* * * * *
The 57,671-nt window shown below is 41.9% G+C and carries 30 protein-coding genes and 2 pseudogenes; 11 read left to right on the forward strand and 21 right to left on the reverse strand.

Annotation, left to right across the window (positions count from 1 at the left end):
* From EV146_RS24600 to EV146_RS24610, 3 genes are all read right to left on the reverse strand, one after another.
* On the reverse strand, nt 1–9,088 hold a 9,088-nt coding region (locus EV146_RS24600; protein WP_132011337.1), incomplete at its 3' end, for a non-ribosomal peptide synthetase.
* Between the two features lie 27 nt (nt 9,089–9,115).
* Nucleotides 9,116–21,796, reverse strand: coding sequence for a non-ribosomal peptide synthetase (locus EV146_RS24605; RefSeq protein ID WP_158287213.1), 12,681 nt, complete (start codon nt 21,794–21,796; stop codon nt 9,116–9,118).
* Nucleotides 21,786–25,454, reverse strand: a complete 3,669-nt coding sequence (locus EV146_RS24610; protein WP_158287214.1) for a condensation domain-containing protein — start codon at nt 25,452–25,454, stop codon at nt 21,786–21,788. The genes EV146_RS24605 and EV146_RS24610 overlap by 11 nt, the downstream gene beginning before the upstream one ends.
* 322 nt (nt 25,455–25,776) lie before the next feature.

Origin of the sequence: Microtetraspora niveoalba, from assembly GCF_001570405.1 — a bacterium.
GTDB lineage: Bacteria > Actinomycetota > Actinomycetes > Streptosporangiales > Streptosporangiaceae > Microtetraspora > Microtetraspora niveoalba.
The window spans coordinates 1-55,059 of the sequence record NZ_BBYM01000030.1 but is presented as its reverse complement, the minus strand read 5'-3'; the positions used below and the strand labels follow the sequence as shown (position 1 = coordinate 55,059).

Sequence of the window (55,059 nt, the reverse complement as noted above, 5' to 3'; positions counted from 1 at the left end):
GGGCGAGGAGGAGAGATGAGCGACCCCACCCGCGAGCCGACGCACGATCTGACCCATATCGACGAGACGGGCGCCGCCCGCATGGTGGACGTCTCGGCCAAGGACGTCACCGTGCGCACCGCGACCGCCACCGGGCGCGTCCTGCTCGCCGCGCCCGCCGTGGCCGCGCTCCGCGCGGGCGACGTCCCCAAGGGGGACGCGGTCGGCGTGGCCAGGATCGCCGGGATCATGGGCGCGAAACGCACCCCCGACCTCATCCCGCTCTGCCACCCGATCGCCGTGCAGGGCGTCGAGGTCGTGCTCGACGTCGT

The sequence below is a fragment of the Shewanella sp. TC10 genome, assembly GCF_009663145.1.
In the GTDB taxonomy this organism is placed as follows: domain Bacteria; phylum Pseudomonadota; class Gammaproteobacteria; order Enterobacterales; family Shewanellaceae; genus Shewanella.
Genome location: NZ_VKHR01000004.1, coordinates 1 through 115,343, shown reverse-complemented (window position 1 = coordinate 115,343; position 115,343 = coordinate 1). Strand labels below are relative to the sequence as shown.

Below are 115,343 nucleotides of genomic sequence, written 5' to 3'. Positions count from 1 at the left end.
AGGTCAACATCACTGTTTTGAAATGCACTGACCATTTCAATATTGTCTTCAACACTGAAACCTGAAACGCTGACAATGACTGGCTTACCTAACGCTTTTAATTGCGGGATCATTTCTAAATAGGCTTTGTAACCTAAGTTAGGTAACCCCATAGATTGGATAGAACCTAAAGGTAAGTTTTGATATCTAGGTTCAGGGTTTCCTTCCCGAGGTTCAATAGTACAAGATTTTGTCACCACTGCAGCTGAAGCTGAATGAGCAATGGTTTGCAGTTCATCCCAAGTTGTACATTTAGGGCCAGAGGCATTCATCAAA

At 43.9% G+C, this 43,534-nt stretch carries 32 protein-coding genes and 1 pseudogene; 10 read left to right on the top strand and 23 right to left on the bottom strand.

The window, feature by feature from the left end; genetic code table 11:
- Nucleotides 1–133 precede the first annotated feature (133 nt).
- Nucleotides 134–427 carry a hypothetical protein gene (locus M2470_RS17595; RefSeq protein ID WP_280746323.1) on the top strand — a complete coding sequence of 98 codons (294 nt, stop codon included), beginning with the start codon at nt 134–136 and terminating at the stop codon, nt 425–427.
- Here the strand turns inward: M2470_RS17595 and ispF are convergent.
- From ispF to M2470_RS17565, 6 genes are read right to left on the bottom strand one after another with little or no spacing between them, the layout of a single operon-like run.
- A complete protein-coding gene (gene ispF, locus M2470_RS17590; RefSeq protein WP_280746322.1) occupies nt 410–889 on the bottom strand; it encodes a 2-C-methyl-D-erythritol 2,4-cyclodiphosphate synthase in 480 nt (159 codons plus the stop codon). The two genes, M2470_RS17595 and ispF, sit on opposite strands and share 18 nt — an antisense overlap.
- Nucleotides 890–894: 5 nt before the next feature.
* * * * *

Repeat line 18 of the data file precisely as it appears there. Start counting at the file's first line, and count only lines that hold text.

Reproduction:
AGGTCAACATCACTGTTTTGAAATGCACTGACCATTTCAATATTGTCTTCAACACTGAAACCTGAAACGCTGACAATGACTGGCTTACCTAACGCTTTTAATTGCGGGATCATTTCTAAATAGGCTTTGTAACCTAAGTTAGGTAACCCCATAGATTGGATAGAACCTAAAGGTAAGTTTTGATATCTAGGTTCAGGGTTTCCTTCCCGAGGTTCAATAGTACAAGATTTTGTCACCACTGCAGCTGAAGCTGAATGAGCAATGGTTTGCAGTTCATCCCAAGTTGTACATTTAGGGCCAGAGGCATTCATCAAA